The BBC journalist published pictures of the ballot boxes being stuffed on the night before the eleventh Jatiya Sangsad election. This was an established fact and there was no scope for any other interpretation. It is not true that the matter could not be investigated without court order. If the commission felt that the election was not properly held, it could cancel the election even after the results were declared. We had no discussions on the daytime votes being cast at night in the national election. At a press briefing on the day after the election, the CEC said, “I am not dissatisfied with this election, I am satisfied. It is not just me, the commission as a whole is satisfied. No one informed me of any dissatisfaction.” We were basking in the blissful dream of a successful election and so there was no scope for any discussion among ourselves.
All sorts of reports appeared in the media about the results of the eleventh parliamentary election. What are your views?
The newspaper reports about the election results were not at all misleading. An analysis of the results show that there were 100 per cent votes cast in 213 polling centres of 103 seats. And 96 to 99 per cent votes were cast in 1,205 centres. In 6,484 centres, 90 to 95 per cent of the votes were cast. Then again, 80 to 89 per cent votes were cast in 15,719 centres. These statistics were provided by the election commission.
Why was it not possible to establish control over the administration and the law enforcement prior to the parliamentary polls?
The EC had no control over the administration or the law enforcement before the election. That is only natural in the existing election system. The officials involved in the election are fully aware that they may be the ‘bosses’ for the moment, the actual ‘bosses’ are the members of parliament who will be reelected as members of parliament. I have already spoken about the neutrality of the returning officers. In my view, the public administration and the home ministry should be placed under the election commission before the national election.
The constitution and the law has bestowed the election commission with abundant authority to conduct the election. Why did you all fail to utilise that authority?
Despite the abundant power bestowed by the constitution and the law, it is not possible to wield this power without a strong and determined mindset. The election management was lax as reforms in the election system had not been carried out. The constitution and the regulations can be amended on the basis of consensus of the political parties in the interests of a free and fair election.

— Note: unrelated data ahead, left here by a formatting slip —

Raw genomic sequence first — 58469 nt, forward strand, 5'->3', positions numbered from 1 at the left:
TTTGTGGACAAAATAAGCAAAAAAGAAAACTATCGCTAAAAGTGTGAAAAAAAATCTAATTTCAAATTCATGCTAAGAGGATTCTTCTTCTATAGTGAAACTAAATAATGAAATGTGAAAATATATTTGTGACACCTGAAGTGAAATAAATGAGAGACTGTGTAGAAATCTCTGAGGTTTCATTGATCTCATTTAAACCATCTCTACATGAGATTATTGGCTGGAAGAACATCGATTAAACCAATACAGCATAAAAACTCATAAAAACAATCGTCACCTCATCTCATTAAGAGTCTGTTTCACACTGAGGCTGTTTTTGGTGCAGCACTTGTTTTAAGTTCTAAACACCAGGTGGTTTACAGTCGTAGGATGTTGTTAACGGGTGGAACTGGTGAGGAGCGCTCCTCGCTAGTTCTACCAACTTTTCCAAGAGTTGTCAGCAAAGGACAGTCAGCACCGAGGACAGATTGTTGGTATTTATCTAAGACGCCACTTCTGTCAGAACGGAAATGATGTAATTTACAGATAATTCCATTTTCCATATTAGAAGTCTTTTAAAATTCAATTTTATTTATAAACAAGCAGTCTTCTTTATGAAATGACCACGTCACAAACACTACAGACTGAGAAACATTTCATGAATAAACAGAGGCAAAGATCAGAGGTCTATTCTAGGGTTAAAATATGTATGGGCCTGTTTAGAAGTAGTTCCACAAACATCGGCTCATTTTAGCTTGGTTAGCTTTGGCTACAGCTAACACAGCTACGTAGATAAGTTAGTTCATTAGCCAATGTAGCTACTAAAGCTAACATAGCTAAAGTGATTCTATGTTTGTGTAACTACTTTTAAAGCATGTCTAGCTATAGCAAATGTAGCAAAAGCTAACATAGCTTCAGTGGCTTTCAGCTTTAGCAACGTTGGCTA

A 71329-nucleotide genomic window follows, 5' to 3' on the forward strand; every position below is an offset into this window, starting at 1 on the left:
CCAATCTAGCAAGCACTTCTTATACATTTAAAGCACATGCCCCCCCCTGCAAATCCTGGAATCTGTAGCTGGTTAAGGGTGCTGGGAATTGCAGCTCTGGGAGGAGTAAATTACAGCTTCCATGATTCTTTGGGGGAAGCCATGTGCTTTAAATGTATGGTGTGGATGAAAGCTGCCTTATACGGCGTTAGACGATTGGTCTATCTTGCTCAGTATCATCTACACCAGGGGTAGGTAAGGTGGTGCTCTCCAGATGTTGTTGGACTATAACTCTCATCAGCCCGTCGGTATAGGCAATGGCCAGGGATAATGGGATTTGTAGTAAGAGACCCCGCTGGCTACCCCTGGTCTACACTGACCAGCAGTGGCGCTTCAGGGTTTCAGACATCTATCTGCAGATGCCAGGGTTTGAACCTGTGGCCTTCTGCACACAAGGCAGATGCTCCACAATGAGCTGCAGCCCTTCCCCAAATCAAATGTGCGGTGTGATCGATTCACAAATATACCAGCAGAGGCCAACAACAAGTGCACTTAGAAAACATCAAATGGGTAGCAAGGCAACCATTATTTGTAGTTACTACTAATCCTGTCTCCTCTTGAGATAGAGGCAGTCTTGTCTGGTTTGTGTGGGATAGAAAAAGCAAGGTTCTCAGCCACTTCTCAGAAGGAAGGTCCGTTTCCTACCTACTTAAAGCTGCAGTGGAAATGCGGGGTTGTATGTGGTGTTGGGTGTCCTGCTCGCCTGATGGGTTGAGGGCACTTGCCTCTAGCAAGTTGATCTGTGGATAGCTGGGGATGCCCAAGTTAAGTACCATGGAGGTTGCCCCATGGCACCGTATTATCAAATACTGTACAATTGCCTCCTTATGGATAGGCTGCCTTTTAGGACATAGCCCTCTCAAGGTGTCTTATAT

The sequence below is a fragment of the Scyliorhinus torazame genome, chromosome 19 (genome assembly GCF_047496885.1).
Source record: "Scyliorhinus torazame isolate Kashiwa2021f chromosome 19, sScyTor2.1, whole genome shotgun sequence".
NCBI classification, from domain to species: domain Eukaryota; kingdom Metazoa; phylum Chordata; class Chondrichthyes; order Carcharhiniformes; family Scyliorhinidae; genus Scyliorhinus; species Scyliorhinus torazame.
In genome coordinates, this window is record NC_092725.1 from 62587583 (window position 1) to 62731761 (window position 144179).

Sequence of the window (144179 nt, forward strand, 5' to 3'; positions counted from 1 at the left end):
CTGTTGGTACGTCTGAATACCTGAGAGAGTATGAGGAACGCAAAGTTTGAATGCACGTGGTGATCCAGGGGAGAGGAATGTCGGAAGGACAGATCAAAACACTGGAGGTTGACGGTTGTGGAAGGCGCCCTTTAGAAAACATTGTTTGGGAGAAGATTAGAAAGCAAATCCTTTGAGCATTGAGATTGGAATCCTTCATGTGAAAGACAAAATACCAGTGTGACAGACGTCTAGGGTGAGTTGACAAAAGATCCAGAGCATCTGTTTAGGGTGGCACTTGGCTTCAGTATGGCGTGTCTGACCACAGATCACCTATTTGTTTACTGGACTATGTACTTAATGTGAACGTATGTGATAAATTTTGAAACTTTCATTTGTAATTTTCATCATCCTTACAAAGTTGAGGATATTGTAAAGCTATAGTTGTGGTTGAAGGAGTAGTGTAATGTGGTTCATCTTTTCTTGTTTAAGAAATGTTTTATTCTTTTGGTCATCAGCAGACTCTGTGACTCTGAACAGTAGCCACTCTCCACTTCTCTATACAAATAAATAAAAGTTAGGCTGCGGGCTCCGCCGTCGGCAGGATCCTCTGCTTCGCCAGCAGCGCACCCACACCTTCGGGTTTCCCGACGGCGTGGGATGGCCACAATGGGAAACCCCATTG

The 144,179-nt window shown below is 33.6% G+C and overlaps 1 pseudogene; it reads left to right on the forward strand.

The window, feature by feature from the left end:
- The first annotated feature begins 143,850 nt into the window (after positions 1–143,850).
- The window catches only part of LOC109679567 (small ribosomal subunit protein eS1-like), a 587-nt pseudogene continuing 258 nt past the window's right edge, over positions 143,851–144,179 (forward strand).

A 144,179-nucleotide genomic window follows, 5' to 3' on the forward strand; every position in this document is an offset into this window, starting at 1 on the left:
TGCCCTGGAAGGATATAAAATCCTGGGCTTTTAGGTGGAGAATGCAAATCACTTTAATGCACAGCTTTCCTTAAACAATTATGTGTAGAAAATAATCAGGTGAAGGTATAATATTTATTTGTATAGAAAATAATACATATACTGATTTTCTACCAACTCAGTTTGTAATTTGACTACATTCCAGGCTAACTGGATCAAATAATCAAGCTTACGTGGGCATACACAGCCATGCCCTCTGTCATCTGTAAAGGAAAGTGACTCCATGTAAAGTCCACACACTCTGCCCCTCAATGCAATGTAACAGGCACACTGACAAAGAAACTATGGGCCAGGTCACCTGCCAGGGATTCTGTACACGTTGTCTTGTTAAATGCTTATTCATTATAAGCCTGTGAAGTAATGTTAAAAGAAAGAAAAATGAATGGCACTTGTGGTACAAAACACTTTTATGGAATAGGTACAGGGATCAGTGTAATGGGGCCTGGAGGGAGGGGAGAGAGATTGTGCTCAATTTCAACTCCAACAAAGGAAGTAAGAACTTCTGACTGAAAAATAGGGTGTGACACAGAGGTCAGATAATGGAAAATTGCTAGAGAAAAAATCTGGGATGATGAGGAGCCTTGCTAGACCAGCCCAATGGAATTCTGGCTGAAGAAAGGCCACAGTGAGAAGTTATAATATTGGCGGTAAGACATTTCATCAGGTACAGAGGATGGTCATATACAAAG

When you mention the amendment of the constitution, are you referring to a caretaker government?
I am concerned about the next national election. If the opposition parties do not participate, the election will not be credible at home or abroad. Speaking from my experience with the last two elections, I do not think it is possible to hold a credible election under a partisan government, given the existing political realities. All the elections held under caretaker governments so far have been credible. It will not be possible now to hold elections under a caretaker government unless the constitution is amended.
You have spoken to the media at various times about the irregularities and violence in the different elections. The CEC has said you make such statements to implement your own agenda. What do you have to say?
The CEC is right. I worked to implement an agenda. However, that agenda was not my own, but of the people, the masses. The agenda was to ensure all elections are free, fair, neutral, lawful and peaceful and that we will not evade responsibility if there is violence anywhere. We will try our best to thwart any repetition of such violence. My agenda is to establish human rights by means of voting rights. My agenda is to uphold democracy, the fundamental principle of constitution. Who wants to live without democracy?
In your book, ‘Amlar Amalnama’, you wrote that when the present CEC KM Nurul Huda and you had worked together at the parliament secretariat, KM Nurul Huda behaved in an insubordinate manner. Can you elaborate?
It was like this. In 1998 I was the additional secretary at the Jatiya Sangsad. KM Nurul Huda would work directly with me at the time, as joint secretary. There were two posts of additional secretary at the Jatiya Sangsad before I joined and there were two officers in these positions. An additional position for an additional secretary was temporarily created in Prime Minister Sheikh Hasina’s office, that is, the office of the Leader of the House, and I was posted there. I had no idea about all this. However, all this was done in keeping with the law. At that time KM Nurul Huda suddenly sent a note to the secretary of the Jatiya Sangsad, saying that I was an outsider (since I was not an additional secretary in the designated posts of the parliament secretariat). He was not obliged to obey my directives. The parliament secretary at the time, Kazi Muhammad Manzur-e-Mowla admonished him, saying that this was a sign of his insubordination. He (Nurul Huda) could not raise any question personally about any decision of the government. KM Nurul Huda did not make any comment after this directive from the parliament secretary. He was not even transferred from my wing to any other wing. Incidentally, my book was first published in 2009.
At various times you have spoken differently from the commission. You have spoken of the irregularities. At the EC meetings, did you raise the issue of halting such irregularities?
The proceedings of the EC meetings are not recorded in detail in the minutes of these meetings. Many important statements that I made have not been recorded in the proceedings, especially in the case of differing views. In certain cases I asked that my written statements be included in the records. To make sure that my different views did not go missing, at various times I informed the CEC, the commissioners and the secretary of these by means of UO (unofficial) notes. I had often submitted notes of dissent when I had a difference of opinion. I even officially boycotted some of the meetings because I was not given the scope to speak. Let me illustrate what the situation was like.